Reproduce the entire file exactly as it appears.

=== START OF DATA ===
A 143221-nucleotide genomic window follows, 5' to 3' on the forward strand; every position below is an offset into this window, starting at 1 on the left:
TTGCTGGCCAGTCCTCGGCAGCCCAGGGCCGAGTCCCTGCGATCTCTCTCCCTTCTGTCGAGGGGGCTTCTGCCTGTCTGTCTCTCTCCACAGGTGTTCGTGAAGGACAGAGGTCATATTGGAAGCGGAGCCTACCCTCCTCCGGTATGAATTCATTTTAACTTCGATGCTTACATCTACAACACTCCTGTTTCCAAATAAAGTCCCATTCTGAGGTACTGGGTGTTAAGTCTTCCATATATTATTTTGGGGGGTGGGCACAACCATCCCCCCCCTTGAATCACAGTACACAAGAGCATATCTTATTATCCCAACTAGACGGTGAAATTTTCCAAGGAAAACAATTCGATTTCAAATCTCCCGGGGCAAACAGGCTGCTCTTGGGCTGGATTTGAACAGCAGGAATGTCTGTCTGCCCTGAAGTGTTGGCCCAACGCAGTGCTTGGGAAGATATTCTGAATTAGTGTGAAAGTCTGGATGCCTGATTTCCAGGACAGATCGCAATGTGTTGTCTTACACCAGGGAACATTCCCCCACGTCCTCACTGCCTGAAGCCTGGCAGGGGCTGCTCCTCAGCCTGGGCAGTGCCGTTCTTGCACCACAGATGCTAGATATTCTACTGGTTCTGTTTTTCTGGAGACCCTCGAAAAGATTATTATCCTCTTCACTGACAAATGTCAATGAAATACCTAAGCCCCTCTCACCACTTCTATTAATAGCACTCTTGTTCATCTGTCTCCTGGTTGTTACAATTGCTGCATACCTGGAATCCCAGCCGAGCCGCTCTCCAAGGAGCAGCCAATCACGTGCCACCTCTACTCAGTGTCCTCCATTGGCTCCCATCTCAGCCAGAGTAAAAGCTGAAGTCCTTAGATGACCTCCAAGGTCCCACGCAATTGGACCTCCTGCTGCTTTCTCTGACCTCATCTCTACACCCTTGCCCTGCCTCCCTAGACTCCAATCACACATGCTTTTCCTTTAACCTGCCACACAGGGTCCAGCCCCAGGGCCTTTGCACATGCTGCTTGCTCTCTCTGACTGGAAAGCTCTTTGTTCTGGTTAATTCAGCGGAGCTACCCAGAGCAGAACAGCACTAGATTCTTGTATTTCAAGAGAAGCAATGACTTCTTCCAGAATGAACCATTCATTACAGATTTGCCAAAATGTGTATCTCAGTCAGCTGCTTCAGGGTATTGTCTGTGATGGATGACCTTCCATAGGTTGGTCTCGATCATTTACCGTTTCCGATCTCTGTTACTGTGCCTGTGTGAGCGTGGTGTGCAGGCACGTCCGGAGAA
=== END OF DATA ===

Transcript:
A 143221-nucleotide genomic window follows, 5' to 3' on the forward strand; every position below is an offset into this window, starting at 1 on the left:
TTGCTGGCCAGTCCTCGGCAGCCCAGGGCCGAGTCCCTGCGATCTCTCTCCCTTCTGTCGAGGGGGCTTCTGCCTGTCTGTCTCTCTCCACAGGTGTTCGTGAAGGACAGAGGTCATATTGGAAGCGGAGCCTACCCTCCTCCGGTATGAATTCATTTTAACTTCGATGCTTACATCTACAACACTCCTGTTTCCAAATAAAGTCCCATTCTGAGGTACTGGGTGTTAAGTCTTCCATATATTATTTTGGGGGGTGGGCACAACCATCCCCCCCCTTGAATCACAGTACACAAGAGCATATCTTATTATCCCAACTAGACGGTGAAATTTTCCAAGGAAAACAATTCGATTTCAAATCTCCCGGGGCAAACAGGCTGCTCTTGGGCTGGATTTGAACAGCAGGAATGTCTGTCTGCCCTGAAGTGTTGGCCCAACGCAGTGCTTGGGAAGATATTCTGAATTAGTGTGAAAGTCTGGATGCCTGATTTCCAGGACAGATCGCAATGTGTTGTCTTACACCAGGGAACATTCCCCCACGTCCTCACTGCCTGAAGCCTGGCAGGGGCTGCTCCTCAGCCTGGGCAGTGCCGTTCTTGCACCACAGATGCTAGATATTCTACTGGTTCTGTTTTTCTGGAGACCCTCGAAAAGATTATTATCCTCTTCACTGACAAATGTCAATGAAATACCTAAGCCCCTCTCACCACTTCTATTAATAGCACTCTTGTTCATCTGTCTCCTGGTTGTTACAATTGCTGCATACCTGGAATCCCAGCCGAGCCGCTCTCCAAGGAGCAGCCAATCACGTGCCACCTCTACTCAGTGTCCTCCATTGGCTCCCATCTCAGCCAGAGTAAAAGCTGAAGTCCTTAGATGACCTCCAAGGTCCCACGCAATTGGACCTCCTGCTGCTTTCTCTGACCTCATCTCTACACCCTTGCCCTGCCTCCCTAGACTCCAATCACACATGCTTTTCCTTTAACCTGCCACACAGGGTCCAGCCCCAGGGCCTTTGCACATGCTGCTTGCTCTCTCTGACTGGAAAGCTCTTTGTTCTGGTTAATTCAGCGGAGCTACCCAGAGCAGAACAGCACTAGATTCTTGTATTTCAAGAGAAGCAATGACTTCTTCCAGAATGAACCATTCATTACAGATTTGCCAAAATGTGTATCTCAGTCAGCTGCTTCAGGGTATTGTCTGTGATGGATGACCTTCCATAGGTTGGTCTCGATCATTTACCGTTTCCGATCTCTGTTACTGTGCCTGTGTGAGCGTGGTGTGCAGGCACGTCCGGAGAA